School Lunch Program Results Show Why Government Shouldn’t Dictate What Kids Eat

Daren Bakst / Katie Tubb /

Photo credit: Redding Record Searchlight/

Photo credit: Redding Record Searchlight/

Maybe this is crazy, but the number one dietary concern when it comes to school lunches should be that kids actually eat lunch. For all the pep talks from Michelle Obama about her Let’s Move campaign and regulations from the USDA, it seems that this basic concern has been sacrificed for federal top-down policies that dictate every minutiae of what children should eat. This is the same federal government that was pushing Americans to eat a large amount of carbohydrates as part of the 1992 food pyramid. Unlike the pyramid though, the school lunch program isn’t a recommendation.

The independent Government Accountability Office (GAO) released in February a report on USDA’s changes to the National School Lunch Program for the 2012-2013 school year. These new changes required tighter and more detailed standards on what schools in the program must or cannot serve in order to participate in the program. The USDA is implementing the Healthy, Hunger-Free Kids Act of 2010, which required updated nutrition standards for lunches. These new standards have already led to:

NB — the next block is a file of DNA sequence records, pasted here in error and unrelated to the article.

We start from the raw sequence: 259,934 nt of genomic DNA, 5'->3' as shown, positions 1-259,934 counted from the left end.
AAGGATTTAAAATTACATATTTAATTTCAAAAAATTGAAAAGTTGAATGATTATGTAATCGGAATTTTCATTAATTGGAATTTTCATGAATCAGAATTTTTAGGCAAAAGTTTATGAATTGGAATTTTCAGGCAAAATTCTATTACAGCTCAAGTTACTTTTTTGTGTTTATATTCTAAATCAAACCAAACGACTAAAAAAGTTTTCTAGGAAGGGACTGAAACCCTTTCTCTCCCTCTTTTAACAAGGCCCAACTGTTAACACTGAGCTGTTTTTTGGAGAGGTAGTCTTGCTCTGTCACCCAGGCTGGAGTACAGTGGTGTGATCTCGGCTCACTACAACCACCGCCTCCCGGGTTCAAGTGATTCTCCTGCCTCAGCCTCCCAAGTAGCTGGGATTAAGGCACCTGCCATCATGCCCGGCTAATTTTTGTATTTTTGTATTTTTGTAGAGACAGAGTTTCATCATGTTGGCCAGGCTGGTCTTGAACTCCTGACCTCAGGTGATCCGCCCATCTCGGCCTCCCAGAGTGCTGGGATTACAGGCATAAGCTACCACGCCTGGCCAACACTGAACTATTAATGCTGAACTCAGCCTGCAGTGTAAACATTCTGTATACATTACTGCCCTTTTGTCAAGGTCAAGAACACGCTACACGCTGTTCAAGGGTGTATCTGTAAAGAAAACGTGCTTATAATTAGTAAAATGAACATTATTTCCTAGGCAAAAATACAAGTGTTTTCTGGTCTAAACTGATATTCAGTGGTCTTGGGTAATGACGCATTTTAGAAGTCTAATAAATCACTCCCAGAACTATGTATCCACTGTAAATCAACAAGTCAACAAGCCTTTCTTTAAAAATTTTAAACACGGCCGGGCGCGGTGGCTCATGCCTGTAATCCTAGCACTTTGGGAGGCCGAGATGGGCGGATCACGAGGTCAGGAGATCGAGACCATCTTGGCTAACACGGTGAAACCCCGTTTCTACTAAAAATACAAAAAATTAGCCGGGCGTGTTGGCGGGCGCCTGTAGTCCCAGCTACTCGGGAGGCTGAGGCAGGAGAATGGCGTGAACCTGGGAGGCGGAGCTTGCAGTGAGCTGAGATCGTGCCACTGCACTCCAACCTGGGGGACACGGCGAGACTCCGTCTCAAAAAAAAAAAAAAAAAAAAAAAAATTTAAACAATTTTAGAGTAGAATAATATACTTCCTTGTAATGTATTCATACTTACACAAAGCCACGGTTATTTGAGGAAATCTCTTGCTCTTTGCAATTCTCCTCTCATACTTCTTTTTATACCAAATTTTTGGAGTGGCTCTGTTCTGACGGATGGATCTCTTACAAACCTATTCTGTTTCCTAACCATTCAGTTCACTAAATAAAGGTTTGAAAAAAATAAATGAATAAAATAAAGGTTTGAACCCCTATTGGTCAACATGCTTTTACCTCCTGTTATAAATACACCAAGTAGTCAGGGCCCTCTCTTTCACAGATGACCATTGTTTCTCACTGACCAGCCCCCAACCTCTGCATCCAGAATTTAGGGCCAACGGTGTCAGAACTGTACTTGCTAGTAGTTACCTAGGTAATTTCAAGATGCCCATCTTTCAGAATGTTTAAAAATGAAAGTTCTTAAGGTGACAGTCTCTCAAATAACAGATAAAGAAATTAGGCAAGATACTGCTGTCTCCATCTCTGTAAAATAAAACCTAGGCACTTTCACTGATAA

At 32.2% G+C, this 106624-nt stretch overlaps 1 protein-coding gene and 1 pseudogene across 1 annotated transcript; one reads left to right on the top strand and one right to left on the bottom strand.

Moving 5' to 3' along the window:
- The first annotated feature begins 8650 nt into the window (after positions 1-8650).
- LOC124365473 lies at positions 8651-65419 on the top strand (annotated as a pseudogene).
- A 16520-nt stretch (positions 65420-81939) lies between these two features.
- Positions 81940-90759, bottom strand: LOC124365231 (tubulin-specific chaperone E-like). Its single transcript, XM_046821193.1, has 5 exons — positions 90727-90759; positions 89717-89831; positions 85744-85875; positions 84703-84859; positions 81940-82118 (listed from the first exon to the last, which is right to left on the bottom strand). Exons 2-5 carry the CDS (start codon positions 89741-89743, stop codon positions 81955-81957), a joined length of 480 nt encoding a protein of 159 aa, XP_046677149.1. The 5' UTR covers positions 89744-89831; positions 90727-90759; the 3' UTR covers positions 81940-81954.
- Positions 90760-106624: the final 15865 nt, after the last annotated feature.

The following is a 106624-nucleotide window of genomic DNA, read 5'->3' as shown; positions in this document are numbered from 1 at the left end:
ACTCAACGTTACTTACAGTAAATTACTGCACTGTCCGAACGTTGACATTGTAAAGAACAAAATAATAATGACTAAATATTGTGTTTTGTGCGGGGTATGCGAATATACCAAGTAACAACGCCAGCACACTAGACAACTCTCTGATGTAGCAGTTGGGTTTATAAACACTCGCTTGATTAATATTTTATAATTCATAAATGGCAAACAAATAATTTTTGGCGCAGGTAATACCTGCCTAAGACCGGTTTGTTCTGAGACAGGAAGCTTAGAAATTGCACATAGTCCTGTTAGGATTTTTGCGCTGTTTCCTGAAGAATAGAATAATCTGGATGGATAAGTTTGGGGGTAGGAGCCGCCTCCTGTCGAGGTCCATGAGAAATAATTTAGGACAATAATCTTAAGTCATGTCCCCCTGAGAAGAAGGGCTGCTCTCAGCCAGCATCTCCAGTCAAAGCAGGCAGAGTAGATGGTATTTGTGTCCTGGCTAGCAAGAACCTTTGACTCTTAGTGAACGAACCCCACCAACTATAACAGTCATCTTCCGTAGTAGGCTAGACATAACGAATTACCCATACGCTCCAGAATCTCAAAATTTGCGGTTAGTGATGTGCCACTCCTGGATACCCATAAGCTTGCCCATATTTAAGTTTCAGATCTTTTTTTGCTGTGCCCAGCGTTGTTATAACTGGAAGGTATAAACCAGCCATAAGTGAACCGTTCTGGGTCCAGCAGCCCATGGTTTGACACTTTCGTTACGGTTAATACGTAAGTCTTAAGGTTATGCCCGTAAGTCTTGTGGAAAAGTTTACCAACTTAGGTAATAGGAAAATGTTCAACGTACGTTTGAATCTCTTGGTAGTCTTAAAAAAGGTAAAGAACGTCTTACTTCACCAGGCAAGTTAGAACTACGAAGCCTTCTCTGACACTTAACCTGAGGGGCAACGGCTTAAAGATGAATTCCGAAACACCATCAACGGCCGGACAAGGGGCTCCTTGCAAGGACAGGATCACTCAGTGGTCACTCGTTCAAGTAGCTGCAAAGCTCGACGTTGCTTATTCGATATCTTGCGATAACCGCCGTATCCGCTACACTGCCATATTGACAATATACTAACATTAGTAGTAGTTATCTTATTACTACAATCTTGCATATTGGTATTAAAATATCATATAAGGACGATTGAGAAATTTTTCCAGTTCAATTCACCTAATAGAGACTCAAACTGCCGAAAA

GAO did conclude that the challenges “are expected to improve with the passage of time.”  (Page 49). That really isn’t saying much given the scope of the problems. No amount of time is going to fix the inherent flaws of trying to impose extremely costly cookie-cutter standards that ignore the unique needs of students and restrict local school districts from providing healthy choices that will appeal to their students.